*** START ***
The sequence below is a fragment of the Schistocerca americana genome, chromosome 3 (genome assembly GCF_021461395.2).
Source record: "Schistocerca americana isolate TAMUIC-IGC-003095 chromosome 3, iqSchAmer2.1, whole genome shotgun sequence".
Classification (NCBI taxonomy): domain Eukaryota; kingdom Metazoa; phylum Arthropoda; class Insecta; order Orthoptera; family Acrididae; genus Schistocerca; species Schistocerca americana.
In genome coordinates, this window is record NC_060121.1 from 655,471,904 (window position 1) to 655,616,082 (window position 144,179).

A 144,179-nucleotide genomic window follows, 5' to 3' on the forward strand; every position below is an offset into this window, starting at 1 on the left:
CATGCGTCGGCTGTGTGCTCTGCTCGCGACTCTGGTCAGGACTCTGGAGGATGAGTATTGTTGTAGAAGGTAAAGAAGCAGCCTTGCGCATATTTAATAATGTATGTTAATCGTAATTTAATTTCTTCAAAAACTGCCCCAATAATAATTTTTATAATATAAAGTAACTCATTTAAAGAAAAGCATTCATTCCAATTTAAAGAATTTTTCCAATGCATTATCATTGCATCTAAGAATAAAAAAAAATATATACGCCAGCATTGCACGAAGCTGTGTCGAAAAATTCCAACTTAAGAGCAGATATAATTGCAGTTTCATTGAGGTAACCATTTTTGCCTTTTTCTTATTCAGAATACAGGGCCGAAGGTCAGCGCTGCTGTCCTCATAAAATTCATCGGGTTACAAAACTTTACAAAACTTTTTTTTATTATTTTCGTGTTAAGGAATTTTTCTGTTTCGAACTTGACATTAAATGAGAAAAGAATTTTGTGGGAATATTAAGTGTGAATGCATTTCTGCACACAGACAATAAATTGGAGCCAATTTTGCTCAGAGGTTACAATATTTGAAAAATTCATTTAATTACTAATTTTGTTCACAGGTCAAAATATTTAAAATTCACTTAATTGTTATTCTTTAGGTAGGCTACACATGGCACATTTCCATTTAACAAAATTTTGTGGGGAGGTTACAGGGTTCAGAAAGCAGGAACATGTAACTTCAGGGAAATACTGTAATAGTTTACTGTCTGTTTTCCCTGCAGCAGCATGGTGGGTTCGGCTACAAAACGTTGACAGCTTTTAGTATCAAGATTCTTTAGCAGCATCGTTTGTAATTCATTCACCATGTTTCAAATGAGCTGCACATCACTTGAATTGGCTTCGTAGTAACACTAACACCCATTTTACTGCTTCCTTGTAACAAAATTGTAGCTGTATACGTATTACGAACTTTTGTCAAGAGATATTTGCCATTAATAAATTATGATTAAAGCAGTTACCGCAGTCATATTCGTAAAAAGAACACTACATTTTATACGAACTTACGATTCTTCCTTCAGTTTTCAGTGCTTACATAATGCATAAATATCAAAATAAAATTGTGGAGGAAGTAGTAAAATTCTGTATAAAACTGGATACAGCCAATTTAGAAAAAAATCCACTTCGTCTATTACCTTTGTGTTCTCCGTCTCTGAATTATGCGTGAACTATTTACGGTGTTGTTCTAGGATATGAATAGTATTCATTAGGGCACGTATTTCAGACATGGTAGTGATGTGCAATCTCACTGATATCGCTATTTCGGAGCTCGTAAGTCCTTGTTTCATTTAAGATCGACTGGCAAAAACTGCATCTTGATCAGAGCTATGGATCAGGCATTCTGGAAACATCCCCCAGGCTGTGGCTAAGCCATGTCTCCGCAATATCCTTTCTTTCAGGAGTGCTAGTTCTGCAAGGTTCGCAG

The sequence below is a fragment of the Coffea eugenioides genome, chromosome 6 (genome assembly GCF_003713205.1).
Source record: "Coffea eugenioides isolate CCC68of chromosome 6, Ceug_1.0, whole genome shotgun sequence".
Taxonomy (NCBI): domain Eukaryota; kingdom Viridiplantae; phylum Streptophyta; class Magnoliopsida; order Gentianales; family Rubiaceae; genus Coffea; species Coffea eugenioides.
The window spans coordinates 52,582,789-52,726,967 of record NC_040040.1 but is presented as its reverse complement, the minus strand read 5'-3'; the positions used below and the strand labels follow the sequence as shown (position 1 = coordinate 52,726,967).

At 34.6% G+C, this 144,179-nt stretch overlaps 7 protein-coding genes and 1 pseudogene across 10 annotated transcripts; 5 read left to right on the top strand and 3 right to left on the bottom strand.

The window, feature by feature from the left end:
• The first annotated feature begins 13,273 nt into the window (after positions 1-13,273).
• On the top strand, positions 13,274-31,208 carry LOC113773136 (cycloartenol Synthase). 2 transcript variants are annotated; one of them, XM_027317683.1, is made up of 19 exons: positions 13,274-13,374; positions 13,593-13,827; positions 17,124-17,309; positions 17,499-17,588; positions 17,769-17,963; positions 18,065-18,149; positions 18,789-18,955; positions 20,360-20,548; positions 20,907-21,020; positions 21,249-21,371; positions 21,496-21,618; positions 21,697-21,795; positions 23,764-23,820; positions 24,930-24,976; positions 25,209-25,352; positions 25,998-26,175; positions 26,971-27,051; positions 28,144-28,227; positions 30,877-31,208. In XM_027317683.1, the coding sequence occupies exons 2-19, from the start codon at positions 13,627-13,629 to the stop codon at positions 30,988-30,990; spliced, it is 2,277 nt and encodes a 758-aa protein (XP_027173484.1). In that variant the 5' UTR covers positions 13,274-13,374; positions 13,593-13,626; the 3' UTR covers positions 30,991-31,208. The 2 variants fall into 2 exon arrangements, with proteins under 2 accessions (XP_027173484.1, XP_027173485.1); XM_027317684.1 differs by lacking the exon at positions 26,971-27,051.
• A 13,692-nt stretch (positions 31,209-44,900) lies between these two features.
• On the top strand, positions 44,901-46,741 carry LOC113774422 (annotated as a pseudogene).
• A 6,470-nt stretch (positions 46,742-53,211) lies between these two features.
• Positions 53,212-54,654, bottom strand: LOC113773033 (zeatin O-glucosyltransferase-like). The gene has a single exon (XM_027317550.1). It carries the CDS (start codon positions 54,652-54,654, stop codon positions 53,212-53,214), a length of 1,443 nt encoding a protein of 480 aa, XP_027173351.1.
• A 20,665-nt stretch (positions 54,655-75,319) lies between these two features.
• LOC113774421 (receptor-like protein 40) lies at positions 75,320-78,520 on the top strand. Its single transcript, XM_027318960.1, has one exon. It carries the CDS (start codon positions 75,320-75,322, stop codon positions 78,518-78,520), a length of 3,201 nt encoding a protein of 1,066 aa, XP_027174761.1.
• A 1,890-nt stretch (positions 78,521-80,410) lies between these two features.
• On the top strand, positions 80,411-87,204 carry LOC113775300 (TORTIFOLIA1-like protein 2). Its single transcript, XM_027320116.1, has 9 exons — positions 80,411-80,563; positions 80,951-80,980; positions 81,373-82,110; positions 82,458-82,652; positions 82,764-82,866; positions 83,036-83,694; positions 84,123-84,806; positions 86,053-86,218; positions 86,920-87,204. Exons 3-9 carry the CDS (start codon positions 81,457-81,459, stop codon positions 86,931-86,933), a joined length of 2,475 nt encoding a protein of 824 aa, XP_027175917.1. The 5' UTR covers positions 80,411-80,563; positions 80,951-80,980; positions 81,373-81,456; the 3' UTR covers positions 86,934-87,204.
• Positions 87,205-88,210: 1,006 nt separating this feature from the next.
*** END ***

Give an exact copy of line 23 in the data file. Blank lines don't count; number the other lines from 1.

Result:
• Positions 87,205-88,210: 1,006 nt separating this feature from the next.